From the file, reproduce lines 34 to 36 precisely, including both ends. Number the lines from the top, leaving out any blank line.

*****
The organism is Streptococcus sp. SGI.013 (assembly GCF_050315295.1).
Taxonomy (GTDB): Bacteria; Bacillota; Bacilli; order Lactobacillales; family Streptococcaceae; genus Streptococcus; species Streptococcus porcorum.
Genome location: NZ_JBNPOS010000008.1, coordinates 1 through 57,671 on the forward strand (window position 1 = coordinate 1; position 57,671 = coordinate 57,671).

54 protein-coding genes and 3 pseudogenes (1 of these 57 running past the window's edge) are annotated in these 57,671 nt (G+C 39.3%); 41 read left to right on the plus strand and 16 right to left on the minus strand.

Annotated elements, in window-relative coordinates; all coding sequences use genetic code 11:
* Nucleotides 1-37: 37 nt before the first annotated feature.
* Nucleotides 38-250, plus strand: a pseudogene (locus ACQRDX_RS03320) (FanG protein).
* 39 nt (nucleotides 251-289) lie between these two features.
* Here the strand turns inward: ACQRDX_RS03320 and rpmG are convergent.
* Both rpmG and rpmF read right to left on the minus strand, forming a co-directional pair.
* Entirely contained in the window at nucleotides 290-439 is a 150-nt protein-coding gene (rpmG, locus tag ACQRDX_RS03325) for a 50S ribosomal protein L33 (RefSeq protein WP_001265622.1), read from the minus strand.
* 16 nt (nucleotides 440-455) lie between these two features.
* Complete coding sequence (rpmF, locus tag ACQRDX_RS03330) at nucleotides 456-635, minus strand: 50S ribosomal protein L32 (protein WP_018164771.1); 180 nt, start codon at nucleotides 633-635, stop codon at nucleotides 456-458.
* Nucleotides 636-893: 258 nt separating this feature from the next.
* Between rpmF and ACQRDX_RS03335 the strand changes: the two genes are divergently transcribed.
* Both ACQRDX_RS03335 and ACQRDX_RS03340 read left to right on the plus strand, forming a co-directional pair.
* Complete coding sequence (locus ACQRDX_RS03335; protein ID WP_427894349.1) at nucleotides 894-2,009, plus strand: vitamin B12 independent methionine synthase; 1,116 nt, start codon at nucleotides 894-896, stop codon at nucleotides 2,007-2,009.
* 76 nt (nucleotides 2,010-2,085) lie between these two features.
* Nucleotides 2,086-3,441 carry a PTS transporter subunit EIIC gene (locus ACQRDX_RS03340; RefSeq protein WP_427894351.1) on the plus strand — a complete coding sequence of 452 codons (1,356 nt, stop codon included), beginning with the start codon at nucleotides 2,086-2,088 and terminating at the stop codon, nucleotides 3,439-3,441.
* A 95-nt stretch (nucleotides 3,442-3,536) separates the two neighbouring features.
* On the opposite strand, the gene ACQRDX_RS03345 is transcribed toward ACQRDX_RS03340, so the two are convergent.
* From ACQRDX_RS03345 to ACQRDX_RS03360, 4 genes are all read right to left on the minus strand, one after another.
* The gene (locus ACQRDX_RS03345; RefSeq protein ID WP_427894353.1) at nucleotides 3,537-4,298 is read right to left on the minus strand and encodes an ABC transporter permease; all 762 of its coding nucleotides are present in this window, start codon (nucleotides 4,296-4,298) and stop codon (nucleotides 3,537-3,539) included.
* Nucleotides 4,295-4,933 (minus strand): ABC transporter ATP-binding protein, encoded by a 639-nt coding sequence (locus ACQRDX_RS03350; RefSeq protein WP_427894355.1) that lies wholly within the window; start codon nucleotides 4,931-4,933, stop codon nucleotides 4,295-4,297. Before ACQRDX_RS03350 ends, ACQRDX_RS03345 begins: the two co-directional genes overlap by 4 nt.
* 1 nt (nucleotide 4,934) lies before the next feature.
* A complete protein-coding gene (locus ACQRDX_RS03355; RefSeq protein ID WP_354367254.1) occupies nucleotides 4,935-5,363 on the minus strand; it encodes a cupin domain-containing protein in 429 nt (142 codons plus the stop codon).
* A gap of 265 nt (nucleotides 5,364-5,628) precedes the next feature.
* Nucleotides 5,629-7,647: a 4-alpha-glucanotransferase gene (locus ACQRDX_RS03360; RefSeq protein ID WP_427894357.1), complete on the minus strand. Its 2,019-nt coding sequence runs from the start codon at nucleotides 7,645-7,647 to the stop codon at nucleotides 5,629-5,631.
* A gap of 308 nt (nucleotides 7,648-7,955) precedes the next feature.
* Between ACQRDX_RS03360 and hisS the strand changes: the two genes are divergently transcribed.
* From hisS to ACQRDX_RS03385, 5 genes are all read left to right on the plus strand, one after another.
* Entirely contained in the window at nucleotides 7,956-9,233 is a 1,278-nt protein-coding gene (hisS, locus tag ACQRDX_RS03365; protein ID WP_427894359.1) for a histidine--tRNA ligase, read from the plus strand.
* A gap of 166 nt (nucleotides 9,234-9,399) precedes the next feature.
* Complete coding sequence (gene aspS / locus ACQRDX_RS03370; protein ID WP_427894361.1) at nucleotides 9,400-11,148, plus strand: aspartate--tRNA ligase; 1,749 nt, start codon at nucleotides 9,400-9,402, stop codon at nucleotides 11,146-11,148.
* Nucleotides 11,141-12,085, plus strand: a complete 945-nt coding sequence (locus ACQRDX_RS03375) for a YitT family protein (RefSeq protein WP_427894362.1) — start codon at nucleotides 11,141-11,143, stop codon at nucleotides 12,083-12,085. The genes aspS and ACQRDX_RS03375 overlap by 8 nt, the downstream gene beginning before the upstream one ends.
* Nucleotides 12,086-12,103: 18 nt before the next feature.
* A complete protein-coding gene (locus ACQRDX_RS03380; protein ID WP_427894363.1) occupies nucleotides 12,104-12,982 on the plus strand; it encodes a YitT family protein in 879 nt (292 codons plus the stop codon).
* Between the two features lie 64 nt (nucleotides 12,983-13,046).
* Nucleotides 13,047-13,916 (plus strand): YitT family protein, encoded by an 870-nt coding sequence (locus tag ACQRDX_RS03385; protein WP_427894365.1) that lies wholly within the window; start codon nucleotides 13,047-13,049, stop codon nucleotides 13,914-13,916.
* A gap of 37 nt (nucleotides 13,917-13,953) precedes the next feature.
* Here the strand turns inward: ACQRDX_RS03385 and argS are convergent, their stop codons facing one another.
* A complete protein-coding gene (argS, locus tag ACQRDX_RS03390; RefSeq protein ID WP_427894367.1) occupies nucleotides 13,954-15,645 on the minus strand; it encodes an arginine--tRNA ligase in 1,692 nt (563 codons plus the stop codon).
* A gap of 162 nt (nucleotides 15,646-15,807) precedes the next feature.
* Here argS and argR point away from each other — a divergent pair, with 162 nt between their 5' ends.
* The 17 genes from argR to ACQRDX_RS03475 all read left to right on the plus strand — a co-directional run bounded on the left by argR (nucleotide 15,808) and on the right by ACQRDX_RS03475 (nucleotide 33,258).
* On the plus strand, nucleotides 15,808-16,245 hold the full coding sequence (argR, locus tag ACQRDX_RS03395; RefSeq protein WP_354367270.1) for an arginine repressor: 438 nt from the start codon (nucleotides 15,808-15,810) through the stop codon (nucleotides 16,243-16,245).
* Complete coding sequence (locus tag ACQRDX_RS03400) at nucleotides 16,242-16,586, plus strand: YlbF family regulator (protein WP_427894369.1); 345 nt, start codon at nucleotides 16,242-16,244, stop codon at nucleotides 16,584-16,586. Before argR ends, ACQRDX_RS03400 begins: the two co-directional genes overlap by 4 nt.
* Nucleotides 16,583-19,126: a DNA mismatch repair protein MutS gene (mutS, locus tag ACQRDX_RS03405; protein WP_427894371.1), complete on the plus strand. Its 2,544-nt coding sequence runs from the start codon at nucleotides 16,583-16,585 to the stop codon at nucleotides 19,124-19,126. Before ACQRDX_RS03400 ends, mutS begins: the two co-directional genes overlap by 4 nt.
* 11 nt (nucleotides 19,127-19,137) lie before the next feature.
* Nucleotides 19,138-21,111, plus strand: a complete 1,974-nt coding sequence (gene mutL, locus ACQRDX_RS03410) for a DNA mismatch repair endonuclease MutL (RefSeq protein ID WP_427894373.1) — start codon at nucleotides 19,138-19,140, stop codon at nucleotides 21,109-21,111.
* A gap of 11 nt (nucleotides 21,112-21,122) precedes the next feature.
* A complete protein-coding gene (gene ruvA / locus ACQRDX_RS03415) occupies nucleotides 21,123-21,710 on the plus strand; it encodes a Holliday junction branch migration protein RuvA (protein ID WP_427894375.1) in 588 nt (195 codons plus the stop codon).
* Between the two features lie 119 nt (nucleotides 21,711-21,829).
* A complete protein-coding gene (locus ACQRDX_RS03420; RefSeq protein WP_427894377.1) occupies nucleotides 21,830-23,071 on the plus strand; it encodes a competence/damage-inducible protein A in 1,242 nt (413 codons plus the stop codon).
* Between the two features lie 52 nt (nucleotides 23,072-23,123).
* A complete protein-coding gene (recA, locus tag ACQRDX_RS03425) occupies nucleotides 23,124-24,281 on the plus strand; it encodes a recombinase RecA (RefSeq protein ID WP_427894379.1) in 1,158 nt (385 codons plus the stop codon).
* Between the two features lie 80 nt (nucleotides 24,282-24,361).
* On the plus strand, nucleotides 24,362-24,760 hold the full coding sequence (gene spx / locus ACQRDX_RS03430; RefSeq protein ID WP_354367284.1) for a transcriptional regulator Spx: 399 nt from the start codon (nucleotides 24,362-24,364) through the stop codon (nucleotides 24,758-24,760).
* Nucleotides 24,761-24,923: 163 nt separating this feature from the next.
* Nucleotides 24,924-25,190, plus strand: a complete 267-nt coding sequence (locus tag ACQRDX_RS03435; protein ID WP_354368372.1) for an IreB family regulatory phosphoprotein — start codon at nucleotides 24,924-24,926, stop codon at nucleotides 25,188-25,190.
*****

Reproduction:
* Complete coding sequence (gene aspS / locus ACQRDX_RS03370; protein ID WP_427894361.1) at nucleotides 9,400-11,148, plus strand: aspartate--tRNA ligase; 1,749 nt, start codon at nucleotides 9,400-9,402, stop codon at nucleotides 11,146-11,148.
* Nucleotides 11,141-12,085, plus strand: a complete 945-nt coding sequence (locus ACQRDX_RS03375) for a YitT family protein (RefSeq protein WP_427894362.1) — start codon at nucleotides 11,141-11,143, stop codon at nucleotides 12,083-12,085. The genes aspS and ACQRDX_RS03375 overlap by 8 nt, the downstream gene beginning before the upstream one ends.
* Nucleotides 12,086-12,103: 18 nt before the next feature.